. Jointly developed by NOAA and CDC, the NIHHIS is an integrated system that builds understanding of the problem of extreme heat; defines demand for climate services that enhance societal resilience; develops science-based products and services from a sustained climate science research program; and improves capacity, communication, and societal understanding of the problem in order to reduce morbidity and mortality due to extreme heat.
Data.gov Climate and Human Health Theme
. Data.gov has compiled and catalogued publicly available data, tools, and resources. The Human Health theme under climate change resources provides 75 different datasets and resources, with descriptions and links for download.
CCHHG Member Agency Data and Tools
Climate Change and Human Health Literature Portal. Developed and maintained by the NIH National Institute of Environmental Health Sciences, the literature portal is an integrated, curated bibliographic database of global peer-reviewed research and gray literature on the science of climate impacts on human health.
Climate Change Indicators Report. Partnering with more than 40 data contributors from various government agencies, academic institutions, and other organizations, EPA released a 2016 report that compiles a key set of indicators related to the causes and effects of climate change.
Environmental Public Health Tracking Network – Data Explorer. Hosted by the CDC, the Environmental Public Health Tracking Network’s data portal provides environmental exposure and health information at the county level, presented as climate and health indicators. This portal is continually updated with new datasets and has the functionality to map two datasets at the same time as well as download the data.
Heat & Health Tracker. This online tool developed by the CDC provides real-time, county-level heat and health information to help emergency and public health planners prepare for and respond to extreme heat events.
Building Resilience Against Climate Effects (BRACE) Framework. Developed by the CDC, the BRACE framework is a five-step process that guides health officials in developing strategies and programs to help communities prepare for the health effects of climate change.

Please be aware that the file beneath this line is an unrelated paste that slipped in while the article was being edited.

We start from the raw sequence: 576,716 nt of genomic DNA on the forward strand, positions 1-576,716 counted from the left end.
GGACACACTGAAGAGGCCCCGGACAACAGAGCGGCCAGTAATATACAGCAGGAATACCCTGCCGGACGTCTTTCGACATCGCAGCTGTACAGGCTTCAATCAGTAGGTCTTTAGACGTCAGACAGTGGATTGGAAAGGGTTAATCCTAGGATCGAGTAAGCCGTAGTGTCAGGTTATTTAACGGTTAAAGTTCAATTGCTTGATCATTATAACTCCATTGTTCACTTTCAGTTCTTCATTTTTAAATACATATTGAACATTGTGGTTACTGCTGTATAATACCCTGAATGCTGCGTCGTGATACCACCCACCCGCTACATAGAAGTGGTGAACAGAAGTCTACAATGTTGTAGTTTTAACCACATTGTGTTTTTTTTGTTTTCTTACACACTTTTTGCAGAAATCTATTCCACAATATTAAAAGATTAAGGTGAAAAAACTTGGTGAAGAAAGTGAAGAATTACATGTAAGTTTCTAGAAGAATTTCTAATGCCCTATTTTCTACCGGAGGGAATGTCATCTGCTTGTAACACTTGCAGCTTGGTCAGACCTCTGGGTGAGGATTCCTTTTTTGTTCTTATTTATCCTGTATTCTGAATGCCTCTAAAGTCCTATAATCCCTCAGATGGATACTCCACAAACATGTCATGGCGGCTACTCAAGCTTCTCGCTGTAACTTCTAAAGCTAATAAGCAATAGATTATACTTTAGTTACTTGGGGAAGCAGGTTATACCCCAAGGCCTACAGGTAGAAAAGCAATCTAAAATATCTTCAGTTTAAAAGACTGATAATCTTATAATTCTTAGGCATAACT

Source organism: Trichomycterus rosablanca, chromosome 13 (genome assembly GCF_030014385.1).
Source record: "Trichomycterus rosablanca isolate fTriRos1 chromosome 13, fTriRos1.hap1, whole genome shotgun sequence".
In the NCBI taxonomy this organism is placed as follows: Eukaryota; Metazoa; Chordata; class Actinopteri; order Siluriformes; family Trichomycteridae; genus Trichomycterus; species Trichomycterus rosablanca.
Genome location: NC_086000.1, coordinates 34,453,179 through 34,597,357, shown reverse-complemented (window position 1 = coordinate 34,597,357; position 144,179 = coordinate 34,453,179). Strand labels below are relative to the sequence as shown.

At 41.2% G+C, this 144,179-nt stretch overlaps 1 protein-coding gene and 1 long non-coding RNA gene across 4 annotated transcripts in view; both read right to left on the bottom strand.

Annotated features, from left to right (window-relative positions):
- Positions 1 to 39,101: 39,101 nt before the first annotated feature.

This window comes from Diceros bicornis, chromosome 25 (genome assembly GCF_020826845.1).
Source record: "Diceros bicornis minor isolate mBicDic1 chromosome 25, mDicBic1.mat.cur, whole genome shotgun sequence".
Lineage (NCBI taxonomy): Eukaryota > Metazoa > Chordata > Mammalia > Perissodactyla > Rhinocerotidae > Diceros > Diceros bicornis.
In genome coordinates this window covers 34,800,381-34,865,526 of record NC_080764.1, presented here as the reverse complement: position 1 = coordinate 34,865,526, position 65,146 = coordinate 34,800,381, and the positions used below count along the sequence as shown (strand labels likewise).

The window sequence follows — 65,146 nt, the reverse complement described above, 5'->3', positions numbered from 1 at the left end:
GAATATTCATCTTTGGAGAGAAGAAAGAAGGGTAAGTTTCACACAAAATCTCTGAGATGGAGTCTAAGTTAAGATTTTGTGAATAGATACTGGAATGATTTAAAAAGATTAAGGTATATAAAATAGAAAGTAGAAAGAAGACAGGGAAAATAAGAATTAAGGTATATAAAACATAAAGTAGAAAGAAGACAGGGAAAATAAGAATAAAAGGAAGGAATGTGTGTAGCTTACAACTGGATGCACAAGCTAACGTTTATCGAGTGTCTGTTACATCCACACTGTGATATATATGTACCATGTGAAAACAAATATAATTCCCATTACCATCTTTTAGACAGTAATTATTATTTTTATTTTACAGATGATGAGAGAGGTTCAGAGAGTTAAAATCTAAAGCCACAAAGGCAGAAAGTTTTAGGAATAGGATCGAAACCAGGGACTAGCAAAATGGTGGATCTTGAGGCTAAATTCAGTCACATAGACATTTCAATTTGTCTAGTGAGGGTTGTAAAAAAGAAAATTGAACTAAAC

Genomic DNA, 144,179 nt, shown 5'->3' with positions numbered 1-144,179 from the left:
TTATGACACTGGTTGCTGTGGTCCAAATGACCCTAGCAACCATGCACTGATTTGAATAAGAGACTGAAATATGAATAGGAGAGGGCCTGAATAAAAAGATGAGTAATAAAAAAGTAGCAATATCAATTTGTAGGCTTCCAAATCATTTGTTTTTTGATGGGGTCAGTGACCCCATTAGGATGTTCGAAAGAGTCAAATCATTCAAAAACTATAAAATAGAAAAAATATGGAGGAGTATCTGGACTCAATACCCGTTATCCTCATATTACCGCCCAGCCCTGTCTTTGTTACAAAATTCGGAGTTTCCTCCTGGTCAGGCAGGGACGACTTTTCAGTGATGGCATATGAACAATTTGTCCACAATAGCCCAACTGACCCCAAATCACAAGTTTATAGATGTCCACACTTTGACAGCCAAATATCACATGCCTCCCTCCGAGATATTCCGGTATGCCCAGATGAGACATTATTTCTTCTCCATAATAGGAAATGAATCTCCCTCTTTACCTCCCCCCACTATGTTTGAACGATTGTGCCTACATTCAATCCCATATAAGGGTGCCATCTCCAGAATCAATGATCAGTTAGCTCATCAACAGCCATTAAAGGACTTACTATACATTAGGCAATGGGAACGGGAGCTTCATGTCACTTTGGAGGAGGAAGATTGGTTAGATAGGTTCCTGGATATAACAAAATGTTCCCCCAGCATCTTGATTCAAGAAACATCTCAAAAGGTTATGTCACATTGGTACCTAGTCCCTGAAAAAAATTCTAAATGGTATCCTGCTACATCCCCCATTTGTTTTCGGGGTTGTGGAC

Climate and Health: A Guide for Cross-Sector Collaboration. Developed by the CDC, this guide provides information to support health department staff in conducting cross-sector outreach for climate adaptation planning.
Climate Change Adaptation Resource Center. EPA synthesizes adaptation strategies illustrative of possible ways communities can address current and anticipated climate-related threats to public health.
Preparing for the Regional Health Impacts of Climate Change in the United States. A CDC resource summarizing the various health impacts climate change will have on different regions of the United States, actions taken by the CDC Climate and Health Program’s health department partners to prepare for and respond to climate change in their communities, and relevant tools and resources.
CCHHG Member Agency Educational and Communications Materials
Climate Change and Human Health Lesson Plans. Developed by the NIH National Institute of Environmental Health Sciences, these learning modules are designed for a variety of student audiences that explore the health impacts of climate change. Modules are suitable for use in high school and secondary school courses on earth, life, and environmental science; and history, geography, health care, or social studies classes. Modules are also available for medical school students and professional students in public health and health sciences.
Climate and Health Social Media Toolkit. The CDC Climate and Health Social Media Toolkit provides communication messages and strategies to engage local communities in climate and health adaptation. The toolkit includes suggested post copy, shareable graphics, videos, and best practices.
Climate and Health Videos. This video series, developed by the CDC, presents the challenges of climate-related changes such as more frequent episodes of extreme heat, storms, and flooding; poor air quality, and the spread of disease—and how we can address those changes.